Green Bay Packers vs St. Louis Rams

The 2013 NFL season is only a couple weeks away. For some teams, training camp has already begun. For others, training camp will be in full swing by the end of the weekend. With that in mind, let’s take a look at five teams that are going to surprise everyone in 2013.

1) Miami Dolphins

Everyone knows that Ryan Tannehill is a promising young quarterback. Although inconsistent last season, he came on strong toward the end of the year. With the addition of wide receiver Mike Wallace, the Dolphins offense should be able to stretch the field with ease. On defense, third overall pick Dion Jordan should help Cameron Wake see more one-on-one match-ups on the edge. That will lead to a more effective front seven and a more effective defense overall.

2) Cleveland Browns

The Browns have dominated the headlines this offseason thanks to owner Jimmy Haslam’s indictment for rebate fraud. However, Cleveland has done a lot of good things since last season ended. They added Barkevious Mingo in the first round of the draft to add some youth and pass rushing ability to their defense. Luring Paul Kruger away from the Ravens is another boost to their defense. If Brandon Weeden, Josh Gordon and Trent Richardson mature in their second seasons, the Cleveland offense could be something to take seriously in 2013.

3) St. Louis Rams

Sam Bradford is about to experience something new this season that he has never had before. For the first time in his career, he will have the same offensive coordinator for two consecutive years.

Young players need stability to thrive. Quarterbacks need that stability even more. In addition to that, the Rams signed Jake Long to play left tackle. If he is healthy, Bradford should be given time in the pocket to tear up opposing defenses.

On defense, Janoris Jenkins is about to move from prized rookie to shutdown cornerback that everyone fears. Although St. Louis plays in the upstart NFC West, they should win enough games to compete for at least a wildcard.

4) Tampa Bay Buccaneers

The Buccaneers made two significant moves this offseason. The first was to sign cornerback Darrelle Revis to a long-term contract. While it may take some time for him to get back to his old self following an ACL injury last season, there is no doubt that he makes the Bucs defense one to be taken a little more seriously.

Their other significant move was to sign receiver Mike Williams to a six-year contract worth up to $40 million. Alongside Vincent Jackson, Tampa Bay has two receivers who are signed for the long-term. Combined with Doug Martin, the offense could be something to fear if Josh Freeman shows some consistency.

5) Detroit Lions

We all know that Matthew Stafford can throw for at least 4,500 yards this season. Calvin Johnson is going to catch at least 100 passes and make a run at 1,500 receiving yards or more. The question is if the Lions can create any type of a running game. If Mikel LeShoure can stay healthy, he and Reggie Bush could provide the Lions offense with a balance that it didn’t have last year. If the Lions can score a lot of points this season, they should be able to rebound back to where they were two years ago.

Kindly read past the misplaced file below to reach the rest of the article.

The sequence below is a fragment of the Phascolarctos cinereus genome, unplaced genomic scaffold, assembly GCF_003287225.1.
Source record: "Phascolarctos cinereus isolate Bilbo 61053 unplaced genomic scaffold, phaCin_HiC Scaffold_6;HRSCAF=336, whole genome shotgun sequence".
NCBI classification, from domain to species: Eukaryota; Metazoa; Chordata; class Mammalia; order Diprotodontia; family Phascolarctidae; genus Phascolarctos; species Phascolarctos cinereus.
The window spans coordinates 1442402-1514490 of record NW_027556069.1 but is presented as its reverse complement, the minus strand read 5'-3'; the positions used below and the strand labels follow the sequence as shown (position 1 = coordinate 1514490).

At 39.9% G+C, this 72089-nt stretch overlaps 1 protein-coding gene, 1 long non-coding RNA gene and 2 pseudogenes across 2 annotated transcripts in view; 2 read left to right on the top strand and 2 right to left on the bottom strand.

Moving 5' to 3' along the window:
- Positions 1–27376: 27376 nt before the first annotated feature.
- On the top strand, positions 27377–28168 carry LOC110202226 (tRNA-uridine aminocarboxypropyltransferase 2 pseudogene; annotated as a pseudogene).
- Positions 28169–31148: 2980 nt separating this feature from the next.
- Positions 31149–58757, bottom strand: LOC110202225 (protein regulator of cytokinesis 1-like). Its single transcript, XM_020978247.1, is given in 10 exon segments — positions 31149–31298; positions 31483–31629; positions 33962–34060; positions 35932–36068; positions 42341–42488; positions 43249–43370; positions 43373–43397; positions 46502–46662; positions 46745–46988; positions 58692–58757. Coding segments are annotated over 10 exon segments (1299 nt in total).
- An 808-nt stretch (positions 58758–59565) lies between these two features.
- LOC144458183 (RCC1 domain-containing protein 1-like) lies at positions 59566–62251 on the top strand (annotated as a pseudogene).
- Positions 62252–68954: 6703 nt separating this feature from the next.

The NFL season always provides a lot of drama and unpredictable results. Prior to 2012, no one thought that Detroit would have fallen to 4-12 or that the NFC West would have become such as strong division. That is why all five teams on this list have a realistic chance of turning the tide as they enter the 2013 season regardless of their histories of losing.

Three Reasons Why Teams Should Avoid Handing Out Big Contracts To Players


It seems like the cool thing to do these days to hand ridiculously large contracts to professional athletes. In 2013, several major league players have been handed contracts in excess of $20 million per year. However, is it worth it to pay one player so much when the entire team needs to play well to win games? Let’s take a look at a few reasons why it may not be the best idea to overpay a player.

It Prevents Roster Flexibility

If your star player gets hurt, how do you replace that player without spending too much money? Unless you have a player already on the roster who can replace the production that you were getting from your star player, it will be hard to trade for or sign another player of equal productivity.

On the flip side, if that player doesn’t play well, you can’t sit a player who is making $10,000 or more per game. That is a waste of money, and the fans will remind you about that each game that the struggling player sits. Therefore, you have no choice but to put a struggling player in the lineup when someone else could be getting the job done in his place.

Team Chemistry Can Be Altered

Over the past several seasons, teams in all sports have tried their luck at assembling rosters full of talented players in the hopes of making the playoffs. However, most of those efforts failed or took awhile to get going.

The Philadelphia Eagles of the NFL went 8-8 with a supposed dream team in 2011, the Miami Heat started 9-8 the first season that LeBron played for them and most recently, the Dodgers and Blue Jays have stumbled out of the gate after acquiring many high priced players.